Chiefs Of Army Staff: India

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Chiefs Of Army Staff: India

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The source of this article

INDIA 2012

A REFERENCE ANNUAL

Compiled by

RESEARCH, REFERENCE AND TRAINING DIVISION

PUBLICATIONS DIVISION

MINISTRY OF INFORMATION AND BROADCASTING

GOVERNMENT OF INDIA


Name Tenure

General Maharaj Rajendra Sinhji .................................... 1 April 1955-14 May 1955

General S.M. Srinagesh ..................................................... 15 May 1955-7 May 1957

General K.S. Thimayya ..................................................... 8 May 1957-7 May 1961

General R.N. Thapar ......................................................... 8 May 1961-19 November 1962

General J.N. Choudhuri ................................................... 20 November 1962-7 June 1966

General P.P. Kumaramangalam ....................................... 8 June 1966-7 June 1969

General S.H.F.J. Manekshaw ........................................... 8 June 1969-31 December 1972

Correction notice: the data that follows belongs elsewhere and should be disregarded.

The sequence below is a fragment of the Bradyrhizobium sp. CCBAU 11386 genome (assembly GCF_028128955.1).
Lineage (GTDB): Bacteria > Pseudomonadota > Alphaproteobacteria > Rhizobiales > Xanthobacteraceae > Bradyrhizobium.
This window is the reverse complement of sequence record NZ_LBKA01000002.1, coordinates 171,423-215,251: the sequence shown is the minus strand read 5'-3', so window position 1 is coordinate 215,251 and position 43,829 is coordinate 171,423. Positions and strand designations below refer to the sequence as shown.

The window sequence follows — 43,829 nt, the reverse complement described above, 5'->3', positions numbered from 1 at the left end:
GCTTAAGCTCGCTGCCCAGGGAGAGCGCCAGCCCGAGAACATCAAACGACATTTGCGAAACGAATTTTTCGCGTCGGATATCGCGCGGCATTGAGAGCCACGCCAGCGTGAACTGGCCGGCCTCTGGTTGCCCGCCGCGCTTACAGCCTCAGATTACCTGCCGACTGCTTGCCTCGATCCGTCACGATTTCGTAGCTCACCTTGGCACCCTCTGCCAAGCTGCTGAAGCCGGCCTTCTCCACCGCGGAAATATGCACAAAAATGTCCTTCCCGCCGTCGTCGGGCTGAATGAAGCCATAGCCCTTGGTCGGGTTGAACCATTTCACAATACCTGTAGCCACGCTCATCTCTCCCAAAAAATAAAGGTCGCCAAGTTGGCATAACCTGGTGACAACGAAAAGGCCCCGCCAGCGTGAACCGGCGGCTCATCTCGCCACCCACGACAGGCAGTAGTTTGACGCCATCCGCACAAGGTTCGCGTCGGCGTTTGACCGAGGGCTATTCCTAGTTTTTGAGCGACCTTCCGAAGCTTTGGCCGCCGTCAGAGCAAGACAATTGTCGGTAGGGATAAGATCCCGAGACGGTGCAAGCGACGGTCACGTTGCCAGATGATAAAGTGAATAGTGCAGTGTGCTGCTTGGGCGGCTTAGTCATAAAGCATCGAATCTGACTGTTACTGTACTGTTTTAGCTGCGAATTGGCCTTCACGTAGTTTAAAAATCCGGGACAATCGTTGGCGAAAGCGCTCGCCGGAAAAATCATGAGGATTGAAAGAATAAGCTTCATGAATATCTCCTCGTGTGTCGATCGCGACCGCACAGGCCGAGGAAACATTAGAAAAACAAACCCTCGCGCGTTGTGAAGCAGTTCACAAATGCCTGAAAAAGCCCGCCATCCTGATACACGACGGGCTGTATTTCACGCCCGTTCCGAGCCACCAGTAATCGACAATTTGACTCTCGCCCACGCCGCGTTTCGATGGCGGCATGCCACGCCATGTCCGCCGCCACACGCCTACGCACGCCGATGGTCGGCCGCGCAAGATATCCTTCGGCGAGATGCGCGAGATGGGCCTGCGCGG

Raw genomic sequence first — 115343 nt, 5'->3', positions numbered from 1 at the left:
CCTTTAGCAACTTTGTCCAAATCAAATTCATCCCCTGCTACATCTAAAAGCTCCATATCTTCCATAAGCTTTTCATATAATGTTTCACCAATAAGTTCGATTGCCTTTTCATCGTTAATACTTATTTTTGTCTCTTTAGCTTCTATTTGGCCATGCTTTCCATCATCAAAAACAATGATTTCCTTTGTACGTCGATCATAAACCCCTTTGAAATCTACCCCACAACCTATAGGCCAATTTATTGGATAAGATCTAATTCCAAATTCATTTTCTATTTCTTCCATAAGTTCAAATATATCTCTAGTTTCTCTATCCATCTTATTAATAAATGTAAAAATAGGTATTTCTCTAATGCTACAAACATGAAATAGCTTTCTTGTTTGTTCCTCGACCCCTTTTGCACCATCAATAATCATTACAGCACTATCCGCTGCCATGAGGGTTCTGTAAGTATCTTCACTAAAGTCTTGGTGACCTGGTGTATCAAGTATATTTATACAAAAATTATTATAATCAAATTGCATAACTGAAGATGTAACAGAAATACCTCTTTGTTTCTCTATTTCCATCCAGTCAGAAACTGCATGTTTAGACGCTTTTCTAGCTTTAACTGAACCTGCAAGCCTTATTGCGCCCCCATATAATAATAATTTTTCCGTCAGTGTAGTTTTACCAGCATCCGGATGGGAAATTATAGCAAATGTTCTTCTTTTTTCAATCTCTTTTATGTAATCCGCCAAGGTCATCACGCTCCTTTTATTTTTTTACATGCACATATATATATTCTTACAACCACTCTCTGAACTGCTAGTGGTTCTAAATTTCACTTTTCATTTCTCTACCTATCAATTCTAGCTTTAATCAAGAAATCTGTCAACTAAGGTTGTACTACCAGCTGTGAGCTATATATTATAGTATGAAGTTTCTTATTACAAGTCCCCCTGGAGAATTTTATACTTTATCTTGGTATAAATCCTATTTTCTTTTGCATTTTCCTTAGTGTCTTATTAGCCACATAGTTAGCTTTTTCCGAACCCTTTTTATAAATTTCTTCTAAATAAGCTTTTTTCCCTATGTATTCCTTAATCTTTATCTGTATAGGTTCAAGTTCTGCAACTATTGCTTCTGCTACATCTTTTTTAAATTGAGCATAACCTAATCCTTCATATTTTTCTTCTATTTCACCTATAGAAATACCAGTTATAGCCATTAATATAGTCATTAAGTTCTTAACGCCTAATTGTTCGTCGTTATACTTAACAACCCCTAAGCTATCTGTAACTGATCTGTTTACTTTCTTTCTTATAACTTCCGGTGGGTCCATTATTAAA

Field Marshal S.H.F.J. Manekshaw ................................. 1 January 1973-14 January 1973

General G.G. Bewoor ........................................................ 15 January 1973-31 May 1975

General T.N. Raina ............................................................ 1 June 1975-31 May 1978

General O.P. Malhotra ...................................................... 1 June 1978-31 May 1981

General K.V. Krishna Rao................................................. 1 June 1981-31 July 1983

General A.S. Vaidya .......................................................... 1 August 1983-31 January 1986

General K. Sunderji ........................................................... 1 February 1986-30 April 1988

General V.N. Sharma ......................................................... 1 May 1988-30 June 1990

General S.F. Rodrigues ...................................................... 1 July 1990-30 June 1993

General B.C. Joshi .............................................................. 1 July 1993-18 November 1994